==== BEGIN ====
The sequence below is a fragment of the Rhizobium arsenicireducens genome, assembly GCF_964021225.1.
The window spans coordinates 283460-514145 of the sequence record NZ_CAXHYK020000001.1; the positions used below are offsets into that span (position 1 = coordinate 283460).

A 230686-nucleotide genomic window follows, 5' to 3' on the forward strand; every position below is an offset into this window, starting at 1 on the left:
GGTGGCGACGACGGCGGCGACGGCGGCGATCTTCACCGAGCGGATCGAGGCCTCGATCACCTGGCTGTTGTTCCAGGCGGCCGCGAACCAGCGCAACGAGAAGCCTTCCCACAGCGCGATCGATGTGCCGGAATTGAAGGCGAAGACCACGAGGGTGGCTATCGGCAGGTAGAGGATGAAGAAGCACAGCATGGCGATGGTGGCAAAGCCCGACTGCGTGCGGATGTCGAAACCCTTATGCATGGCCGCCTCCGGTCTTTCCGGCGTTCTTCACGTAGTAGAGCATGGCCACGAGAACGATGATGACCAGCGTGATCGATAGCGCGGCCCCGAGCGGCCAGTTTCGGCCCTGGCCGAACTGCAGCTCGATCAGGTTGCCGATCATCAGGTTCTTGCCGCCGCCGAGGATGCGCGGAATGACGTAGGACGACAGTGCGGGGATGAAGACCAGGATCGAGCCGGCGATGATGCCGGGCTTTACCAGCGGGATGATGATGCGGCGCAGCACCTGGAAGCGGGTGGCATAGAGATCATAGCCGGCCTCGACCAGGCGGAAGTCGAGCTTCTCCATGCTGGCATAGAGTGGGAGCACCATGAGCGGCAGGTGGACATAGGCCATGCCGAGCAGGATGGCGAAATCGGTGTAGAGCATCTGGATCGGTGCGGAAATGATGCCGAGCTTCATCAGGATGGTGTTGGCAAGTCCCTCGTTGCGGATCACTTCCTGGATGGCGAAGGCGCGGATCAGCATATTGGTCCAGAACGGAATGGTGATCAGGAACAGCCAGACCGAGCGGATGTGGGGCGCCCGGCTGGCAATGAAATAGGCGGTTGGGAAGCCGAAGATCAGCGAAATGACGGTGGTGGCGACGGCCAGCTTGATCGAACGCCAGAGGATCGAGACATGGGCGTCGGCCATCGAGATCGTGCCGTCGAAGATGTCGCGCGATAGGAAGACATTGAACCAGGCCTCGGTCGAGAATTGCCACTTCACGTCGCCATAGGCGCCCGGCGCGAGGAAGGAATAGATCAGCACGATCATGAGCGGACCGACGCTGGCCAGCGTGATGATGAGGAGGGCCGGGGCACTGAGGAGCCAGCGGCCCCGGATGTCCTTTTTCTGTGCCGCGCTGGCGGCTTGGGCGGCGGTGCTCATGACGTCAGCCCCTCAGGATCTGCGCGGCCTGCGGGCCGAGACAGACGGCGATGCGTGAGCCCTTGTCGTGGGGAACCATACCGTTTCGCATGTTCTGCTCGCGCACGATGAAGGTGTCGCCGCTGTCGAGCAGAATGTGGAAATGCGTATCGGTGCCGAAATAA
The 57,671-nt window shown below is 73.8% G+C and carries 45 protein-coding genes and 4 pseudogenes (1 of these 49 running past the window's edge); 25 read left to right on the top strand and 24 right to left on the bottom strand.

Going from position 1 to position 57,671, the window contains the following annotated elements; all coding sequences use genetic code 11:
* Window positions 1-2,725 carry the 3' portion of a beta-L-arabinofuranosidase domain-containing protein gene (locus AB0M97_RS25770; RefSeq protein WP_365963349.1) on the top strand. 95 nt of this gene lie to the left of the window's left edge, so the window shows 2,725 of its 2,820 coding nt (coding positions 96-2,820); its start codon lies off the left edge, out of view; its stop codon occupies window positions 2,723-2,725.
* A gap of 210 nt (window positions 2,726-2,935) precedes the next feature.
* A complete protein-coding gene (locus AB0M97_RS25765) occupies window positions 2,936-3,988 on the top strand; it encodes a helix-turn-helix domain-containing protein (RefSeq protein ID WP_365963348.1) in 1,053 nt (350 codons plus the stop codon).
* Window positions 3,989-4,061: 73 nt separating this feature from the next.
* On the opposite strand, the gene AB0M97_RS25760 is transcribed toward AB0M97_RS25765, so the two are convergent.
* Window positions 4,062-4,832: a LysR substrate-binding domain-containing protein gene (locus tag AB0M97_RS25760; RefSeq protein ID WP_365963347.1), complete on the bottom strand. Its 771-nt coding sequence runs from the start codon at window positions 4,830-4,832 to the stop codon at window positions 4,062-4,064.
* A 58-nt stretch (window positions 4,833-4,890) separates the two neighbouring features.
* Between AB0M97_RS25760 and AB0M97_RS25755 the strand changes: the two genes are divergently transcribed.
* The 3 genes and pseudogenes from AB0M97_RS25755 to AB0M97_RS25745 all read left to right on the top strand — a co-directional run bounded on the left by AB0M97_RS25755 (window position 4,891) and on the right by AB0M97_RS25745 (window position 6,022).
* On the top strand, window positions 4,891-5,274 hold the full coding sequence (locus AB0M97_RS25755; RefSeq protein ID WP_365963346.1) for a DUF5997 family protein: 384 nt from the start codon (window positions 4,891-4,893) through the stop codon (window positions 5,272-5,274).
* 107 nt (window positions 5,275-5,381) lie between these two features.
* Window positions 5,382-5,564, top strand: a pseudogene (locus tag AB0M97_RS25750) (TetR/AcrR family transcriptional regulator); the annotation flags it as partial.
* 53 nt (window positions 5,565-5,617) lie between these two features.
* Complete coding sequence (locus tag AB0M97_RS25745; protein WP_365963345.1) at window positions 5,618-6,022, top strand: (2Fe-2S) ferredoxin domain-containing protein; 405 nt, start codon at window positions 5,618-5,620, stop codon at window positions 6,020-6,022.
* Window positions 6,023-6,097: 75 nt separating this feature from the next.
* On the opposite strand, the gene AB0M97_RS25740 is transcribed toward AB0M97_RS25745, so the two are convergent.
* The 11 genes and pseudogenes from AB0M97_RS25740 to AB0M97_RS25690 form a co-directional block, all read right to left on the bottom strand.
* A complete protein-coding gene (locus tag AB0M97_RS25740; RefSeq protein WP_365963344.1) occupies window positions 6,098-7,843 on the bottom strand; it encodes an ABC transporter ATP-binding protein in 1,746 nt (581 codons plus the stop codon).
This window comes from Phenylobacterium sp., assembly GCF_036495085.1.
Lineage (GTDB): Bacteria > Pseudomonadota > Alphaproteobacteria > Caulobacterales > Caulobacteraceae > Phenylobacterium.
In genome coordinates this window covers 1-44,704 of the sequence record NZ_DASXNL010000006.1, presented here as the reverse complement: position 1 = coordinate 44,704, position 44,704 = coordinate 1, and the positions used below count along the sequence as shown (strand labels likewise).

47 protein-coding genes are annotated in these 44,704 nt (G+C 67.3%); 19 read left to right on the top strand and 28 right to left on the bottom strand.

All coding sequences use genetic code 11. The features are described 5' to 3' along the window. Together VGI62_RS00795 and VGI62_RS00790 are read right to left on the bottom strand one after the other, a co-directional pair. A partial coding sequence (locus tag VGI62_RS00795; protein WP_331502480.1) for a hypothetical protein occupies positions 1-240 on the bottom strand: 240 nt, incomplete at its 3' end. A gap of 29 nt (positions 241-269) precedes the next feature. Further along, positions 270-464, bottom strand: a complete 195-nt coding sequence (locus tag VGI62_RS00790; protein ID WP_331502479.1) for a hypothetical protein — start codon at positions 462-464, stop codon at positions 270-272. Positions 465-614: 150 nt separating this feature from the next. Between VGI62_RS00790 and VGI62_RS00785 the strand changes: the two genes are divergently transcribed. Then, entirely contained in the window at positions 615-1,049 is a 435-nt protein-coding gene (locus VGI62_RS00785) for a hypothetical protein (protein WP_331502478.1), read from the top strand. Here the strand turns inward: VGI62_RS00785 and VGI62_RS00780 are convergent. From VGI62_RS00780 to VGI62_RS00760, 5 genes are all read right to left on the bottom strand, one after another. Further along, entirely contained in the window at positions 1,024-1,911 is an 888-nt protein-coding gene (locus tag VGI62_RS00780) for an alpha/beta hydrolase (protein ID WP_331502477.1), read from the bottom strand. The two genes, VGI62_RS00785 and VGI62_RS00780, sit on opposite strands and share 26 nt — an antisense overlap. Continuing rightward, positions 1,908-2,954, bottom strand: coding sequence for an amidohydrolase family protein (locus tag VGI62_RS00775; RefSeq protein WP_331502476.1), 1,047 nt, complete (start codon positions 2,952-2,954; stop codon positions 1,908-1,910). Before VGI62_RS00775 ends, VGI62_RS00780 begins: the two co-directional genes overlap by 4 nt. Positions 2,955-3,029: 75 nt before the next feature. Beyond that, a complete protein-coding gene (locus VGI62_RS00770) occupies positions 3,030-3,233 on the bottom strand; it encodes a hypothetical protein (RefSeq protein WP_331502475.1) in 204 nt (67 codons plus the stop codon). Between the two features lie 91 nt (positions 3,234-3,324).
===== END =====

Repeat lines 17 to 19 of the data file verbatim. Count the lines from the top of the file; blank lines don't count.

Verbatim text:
* 107 nt (window positions 5,275-5,381) lie between these two features.
* Window positions 5,382-5,564, top strand: a pseudogene (locus tag AB0M97_RS25750) (TetR/AcrR family transcriptional regulator); the annotation flags it as partial.
* 53 nt (window positions 5,565-5,617) lie between these two features.